Many are discussing Alison Ettel, dubbed “Permit Patty” by social media users, who confronted a called the police on 8-year-old Jordan Rodgers as she sold water bottles in San Francisco. Rodgers’ mother Erin Austin filmed the exchange in the now viral video that has garnered almost 10 million views.
— R. (@_ethiopiangold) June 23, 2018
According to a report from CBS News, Jordan was selling the waters to help pay for a trip to Disneyland– a trip her family was planning before her mother suddenly lost her job.
“It kind of sidelined us a little bit. And my daughter just wanted to help,” Austin said.
In spite of the incident, Jordan plans to continue to sell waters; and musician Jonathan Brannon volunteered to sponsor Jordan and her family’s trip to Disneyland.
This echoes reports of four young Black men in Washington, D.C. who were handcuffed in 2017 for selling water at the National Mall. Although Jordan’s story has a happier ending, it still begs the question of how society responds to Black youth’s efforts to actualize their goals and/or provide for themselves and their families. Both of these stories send the message that selling water in your community while being young and Black is a punishable offense.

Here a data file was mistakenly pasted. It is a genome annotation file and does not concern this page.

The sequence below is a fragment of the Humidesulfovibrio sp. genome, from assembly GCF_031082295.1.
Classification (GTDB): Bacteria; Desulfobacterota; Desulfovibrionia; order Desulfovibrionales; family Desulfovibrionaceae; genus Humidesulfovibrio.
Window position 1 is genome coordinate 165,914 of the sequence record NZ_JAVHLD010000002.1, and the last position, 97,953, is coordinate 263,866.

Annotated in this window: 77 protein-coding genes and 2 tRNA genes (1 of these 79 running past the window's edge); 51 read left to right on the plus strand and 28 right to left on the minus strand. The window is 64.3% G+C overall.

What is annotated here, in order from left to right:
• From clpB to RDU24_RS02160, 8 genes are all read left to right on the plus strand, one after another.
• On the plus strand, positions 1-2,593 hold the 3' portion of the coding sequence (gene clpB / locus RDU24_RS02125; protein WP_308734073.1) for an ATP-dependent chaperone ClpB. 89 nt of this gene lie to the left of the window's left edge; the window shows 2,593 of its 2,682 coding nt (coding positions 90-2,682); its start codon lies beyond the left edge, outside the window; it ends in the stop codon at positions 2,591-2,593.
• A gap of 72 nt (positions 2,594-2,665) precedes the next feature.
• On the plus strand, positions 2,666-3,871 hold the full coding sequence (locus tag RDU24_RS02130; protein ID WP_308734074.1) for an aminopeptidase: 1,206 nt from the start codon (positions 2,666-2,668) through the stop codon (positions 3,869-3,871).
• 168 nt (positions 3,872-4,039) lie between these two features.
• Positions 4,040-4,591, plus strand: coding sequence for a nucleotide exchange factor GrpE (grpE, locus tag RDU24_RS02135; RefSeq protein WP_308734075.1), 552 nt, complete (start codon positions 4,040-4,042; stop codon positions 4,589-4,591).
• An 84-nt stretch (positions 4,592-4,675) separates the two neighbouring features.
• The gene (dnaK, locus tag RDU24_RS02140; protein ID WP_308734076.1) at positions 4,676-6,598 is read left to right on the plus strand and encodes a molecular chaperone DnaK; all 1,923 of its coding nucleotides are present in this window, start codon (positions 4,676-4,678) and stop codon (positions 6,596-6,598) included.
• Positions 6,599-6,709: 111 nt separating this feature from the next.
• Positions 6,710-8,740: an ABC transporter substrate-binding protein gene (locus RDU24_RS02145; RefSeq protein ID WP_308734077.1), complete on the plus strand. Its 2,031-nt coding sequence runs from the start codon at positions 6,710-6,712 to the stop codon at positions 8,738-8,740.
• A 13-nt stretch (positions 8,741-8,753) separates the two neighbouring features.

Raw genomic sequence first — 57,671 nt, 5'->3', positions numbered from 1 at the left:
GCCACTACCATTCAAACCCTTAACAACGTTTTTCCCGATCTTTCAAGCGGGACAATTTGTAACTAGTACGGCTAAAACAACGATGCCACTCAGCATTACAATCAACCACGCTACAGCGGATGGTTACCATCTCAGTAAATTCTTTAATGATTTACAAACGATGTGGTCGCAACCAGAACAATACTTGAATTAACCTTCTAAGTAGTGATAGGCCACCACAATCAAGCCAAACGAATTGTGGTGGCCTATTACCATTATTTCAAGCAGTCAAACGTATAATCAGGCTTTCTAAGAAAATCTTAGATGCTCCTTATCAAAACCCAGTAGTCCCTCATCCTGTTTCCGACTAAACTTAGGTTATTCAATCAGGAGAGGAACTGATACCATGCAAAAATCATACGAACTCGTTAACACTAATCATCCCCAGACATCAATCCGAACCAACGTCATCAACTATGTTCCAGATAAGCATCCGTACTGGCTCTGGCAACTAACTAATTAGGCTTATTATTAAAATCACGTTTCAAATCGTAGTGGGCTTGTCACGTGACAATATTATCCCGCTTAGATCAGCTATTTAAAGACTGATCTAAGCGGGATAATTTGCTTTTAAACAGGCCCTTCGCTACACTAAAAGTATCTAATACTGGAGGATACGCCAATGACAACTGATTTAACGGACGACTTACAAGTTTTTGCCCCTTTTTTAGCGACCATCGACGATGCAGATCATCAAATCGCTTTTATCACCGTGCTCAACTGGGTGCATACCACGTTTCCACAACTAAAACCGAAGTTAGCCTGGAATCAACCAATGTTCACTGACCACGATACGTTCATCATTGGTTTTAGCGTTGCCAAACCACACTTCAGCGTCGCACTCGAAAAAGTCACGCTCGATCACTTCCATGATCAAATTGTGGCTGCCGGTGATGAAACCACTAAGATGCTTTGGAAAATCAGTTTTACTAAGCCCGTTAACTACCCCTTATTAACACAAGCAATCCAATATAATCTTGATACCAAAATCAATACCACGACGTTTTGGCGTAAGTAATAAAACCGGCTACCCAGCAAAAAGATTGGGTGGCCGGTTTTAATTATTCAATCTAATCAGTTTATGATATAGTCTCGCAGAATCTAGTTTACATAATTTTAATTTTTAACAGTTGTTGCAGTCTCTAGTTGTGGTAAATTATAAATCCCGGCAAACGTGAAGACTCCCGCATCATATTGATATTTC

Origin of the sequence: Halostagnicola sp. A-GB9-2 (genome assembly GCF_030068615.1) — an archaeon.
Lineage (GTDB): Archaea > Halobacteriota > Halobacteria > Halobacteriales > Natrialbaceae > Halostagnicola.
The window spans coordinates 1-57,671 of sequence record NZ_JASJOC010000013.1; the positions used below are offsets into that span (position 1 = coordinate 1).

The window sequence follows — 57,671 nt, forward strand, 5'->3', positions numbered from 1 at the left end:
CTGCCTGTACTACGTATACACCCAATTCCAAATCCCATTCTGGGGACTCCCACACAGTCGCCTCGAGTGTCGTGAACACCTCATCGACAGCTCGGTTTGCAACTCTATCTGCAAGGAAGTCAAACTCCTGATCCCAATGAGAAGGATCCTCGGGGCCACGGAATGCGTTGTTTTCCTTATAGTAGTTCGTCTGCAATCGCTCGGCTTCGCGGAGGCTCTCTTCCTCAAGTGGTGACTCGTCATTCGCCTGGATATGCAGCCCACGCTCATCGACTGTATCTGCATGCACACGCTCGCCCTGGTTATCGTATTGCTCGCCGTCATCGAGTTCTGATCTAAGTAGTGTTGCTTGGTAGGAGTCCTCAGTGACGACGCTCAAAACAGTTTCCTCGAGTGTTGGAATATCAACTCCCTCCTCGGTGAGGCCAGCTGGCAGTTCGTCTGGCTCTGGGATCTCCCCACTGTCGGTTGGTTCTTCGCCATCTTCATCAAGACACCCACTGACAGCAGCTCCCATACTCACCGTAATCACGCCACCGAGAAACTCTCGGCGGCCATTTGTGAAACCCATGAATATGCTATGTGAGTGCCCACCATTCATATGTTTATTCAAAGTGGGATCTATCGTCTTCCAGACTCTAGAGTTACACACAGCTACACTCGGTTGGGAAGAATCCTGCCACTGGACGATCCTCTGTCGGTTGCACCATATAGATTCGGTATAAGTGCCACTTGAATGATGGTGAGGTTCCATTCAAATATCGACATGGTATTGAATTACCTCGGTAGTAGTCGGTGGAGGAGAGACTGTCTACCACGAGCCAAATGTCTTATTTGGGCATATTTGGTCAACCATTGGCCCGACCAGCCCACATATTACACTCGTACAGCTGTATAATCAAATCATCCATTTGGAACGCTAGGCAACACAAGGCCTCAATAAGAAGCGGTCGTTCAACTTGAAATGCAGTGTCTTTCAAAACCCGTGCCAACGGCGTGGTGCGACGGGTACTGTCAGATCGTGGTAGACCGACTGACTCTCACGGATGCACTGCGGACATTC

Some argue that Jordan should have had a permit to sell the water, but it’s also harmful to assume that all young people have knowledge or access to learn information about proper paperwork and procedure when looking to start their own business.
“She asked me where’s my permit,” Rodgers said. “I didn’t know what a permit was.”
Instead of reprimanding Black youth about the appropriate steps they may have missed while starting their entrepreneurial journey, educate them or direct them to where they can learn. For example, check out Walker’s Legacy’s Girls Who Enterprise program, which provides curriculum to girls ages 12-18 on the basics of entrepreneurship.